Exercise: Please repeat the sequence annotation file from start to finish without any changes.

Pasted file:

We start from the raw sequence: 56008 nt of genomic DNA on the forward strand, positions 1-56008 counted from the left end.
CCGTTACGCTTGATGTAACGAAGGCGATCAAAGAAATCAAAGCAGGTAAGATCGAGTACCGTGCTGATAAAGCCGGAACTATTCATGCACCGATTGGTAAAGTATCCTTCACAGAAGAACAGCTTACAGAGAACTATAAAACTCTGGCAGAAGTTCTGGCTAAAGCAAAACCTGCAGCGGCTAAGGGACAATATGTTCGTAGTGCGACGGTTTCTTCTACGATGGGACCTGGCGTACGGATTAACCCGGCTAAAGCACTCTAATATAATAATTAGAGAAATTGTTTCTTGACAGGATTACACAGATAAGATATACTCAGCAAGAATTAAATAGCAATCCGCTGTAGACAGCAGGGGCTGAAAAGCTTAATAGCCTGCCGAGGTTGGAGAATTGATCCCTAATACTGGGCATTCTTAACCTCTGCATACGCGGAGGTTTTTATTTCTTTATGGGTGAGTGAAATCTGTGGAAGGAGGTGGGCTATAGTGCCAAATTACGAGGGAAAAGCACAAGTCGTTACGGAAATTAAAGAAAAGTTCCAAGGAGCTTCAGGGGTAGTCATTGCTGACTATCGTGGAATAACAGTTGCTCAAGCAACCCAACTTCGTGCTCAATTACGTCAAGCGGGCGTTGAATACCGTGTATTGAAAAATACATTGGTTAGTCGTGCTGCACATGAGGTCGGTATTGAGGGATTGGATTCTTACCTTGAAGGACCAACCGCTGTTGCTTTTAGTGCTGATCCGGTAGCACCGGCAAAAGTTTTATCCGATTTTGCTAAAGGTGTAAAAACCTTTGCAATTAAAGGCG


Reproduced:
We start from the raw sequence: 56008 nt of genomic DNA on the forward strand, positions 1-56008 counted from the left end.
CCGTTACGCTTGATGTAACGAAGGCGATCAAAGAAATCAAAGCAGGTAAGATCGAGTACCGTGCTGATAAAGCCGGAACTATTCATGCACCGATTGGTAAAGTATCCTTCACAGAAGAACAGCTTACAGAGAACTATAAAACTCTGGCAGAAGTTCTGGCTAAAGCAAAACCTGCAGCGGCTAAGGGACAATATGTTCGTAGTGCGACGGTTTCTTCTACGATGGGACCTGGCGTACGGATTAACCCGGCTAAAGCACTCTAATATAATAATTAGAGAAATTGTTTCTTGACAGGATTACACAGATAAGATATACTCAGCAAGAATTAAATAGCAATCCGCTGTAGACAGCAGGGGCTGAAAAGCTTAATAGCCTGCCGAGGTTGGAGAATTGATCCCTAATACTGGGCATTCTTAACCTCTGCATACGCGGAGGTTTTTATTTCTTTATGGGTGAGTGAAATCTGTGGAAGGAGGTGGGCTATAGTGCCAAATTACGAGGGAAAAGCACAAGTCGTTACGGAAATTAAAGAAAAGTTCCAAGGAGCTTCAGGGGTAGTCATTGCTGACTATCGTGGAATAACAGTTGCTCAAGCAACCCAACTTCGTGCTCAATTACGTCAAGCGGGCGTTGAATACCGTGTATTGAAAAATACATTGGTTAGTCGTGCTGCACATGAGGTCGGTATTGAGGGATTGGATTCTTACCTTGAAGGACCAACCGCTGTTGCTTTTAGTGCTGATCCGGTAGCACCGGCAAAAGTTTTATCCGATTTTGCTAAAGGTGTAAAAACCTTTGCAATTAAAGGCG